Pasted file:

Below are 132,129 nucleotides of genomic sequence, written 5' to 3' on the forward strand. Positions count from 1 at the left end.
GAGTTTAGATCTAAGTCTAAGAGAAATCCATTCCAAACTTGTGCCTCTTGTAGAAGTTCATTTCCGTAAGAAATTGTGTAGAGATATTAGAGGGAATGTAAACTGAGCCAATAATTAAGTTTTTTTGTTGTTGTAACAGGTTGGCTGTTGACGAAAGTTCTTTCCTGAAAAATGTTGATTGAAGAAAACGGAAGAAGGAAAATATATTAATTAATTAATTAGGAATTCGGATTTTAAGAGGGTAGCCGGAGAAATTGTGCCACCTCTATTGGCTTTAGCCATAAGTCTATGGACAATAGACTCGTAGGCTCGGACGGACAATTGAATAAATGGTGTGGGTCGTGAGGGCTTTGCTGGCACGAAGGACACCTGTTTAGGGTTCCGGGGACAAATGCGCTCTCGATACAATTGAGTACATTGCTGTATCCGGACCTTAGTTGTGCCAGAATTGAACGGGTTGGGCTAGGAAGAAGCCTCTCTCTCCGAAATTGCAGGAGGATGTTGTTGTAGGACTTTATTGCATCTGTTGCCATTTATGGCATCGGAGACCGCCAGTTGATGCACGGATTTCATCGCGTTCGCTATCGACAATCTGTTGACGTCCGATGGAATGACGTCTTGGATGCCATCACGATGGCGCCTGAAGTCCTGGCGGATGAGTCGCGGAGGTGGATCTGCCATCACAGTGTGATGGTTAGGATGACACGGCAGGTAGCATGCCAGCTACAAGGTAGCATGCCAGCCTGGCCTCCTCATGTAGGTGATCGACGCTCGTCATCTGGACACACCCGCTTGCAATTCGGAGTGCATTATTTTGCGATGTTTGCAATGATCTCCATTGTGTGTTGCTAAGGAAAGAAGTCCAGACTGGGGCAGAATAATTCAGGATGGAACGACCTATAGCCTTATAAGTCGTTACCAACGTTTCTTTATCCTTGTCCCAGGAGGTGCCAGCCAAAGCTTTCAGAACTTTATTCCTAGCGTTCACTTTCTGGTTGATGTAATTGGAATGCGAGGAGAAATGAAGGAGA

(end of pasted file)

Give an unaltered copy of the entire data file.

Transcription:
Below are 132,129 nucleotides of genomic sequence, written 5' to 3' on the forward strand. Positions count from 1 at the left end.
GAGTTTAGATCTAAGTCTAAGAGAAATCCATTCCAAACTTGTGCCTCTTGTAGAAGTTCATTTCCGTAAGAAATTGTGTAGAGATATTAGAGGGAATGTAAACTGAGCCAATAATTAAGTTTTTTTGTTGTTGTAACAGGTTGGCTGTTGACGAAAGTTCTTTCCTGAAAAATGTTGATTGAAGAAAACGGAAGAAGGAAAATATATTAATTAATTAATTAGGAATTCGGATTTTAAGAGGGTAGCCGGAGAAATTGTGCCACCTCTATTGGCTTTAGCCATAAGTCTATGGACAATAGACTCGTAGGCTCGGACGGACAATTGAATAAATGGTGTGGGTCGTGAGGGCTTTGCTGGCACGAAGGACACCTGTTTAGGGTTCCGGGGACAAATGCGCTCTCGATACAATTGAGTACATTGCTGTATCCGGACCTTAGTTGTGCCAGAATTGAACGGGTTGGGCTAGGAAGAAGCCTCTCTCTCCGAAATTGCAGGAGGATGTTGTTGTAGGACTTTATTGCATCTGTTGCCATTTATGGCATCGGAGACCGCCAGTTGATGCACGGATTTCATCGCGTTCGCTATCGACAATCTGTTGACGTCCGATGGAATGACGTCTTGGATGCCATCACGATGGCGCCTGAAGTCCTGGCGGATGAGTCGCGGAGGTGGATCTGCCATCACAGTGTGATGGTTAGGATGACACGGCAGGTAGCATGCCAGCTACAAGGTAGCATGCCAGCCTGGCCTCCTCATGTAGGTGATCGACGCTCGTCATCTGGACACACCCGCTTGCAATTCGGAGTGCATTATTTTGCGATGTTTGCAATGATCTCCATTGTGTGTTGCTAAGGAAAGAAGTCCAGACTGGGGCAGAATAATTCAGGATGGAACGACCTATAGCCTTATAAGTCGTTACCAACGTTTCTTTATCCTTGTCCCAGGAGGTGCCAGCCAAAGCTTTCAGAACTTTATTCCTAGCGTTCACTTTCTGGTTGATGTAATTGGAATGCGAGGAGAAATGAAGGAGA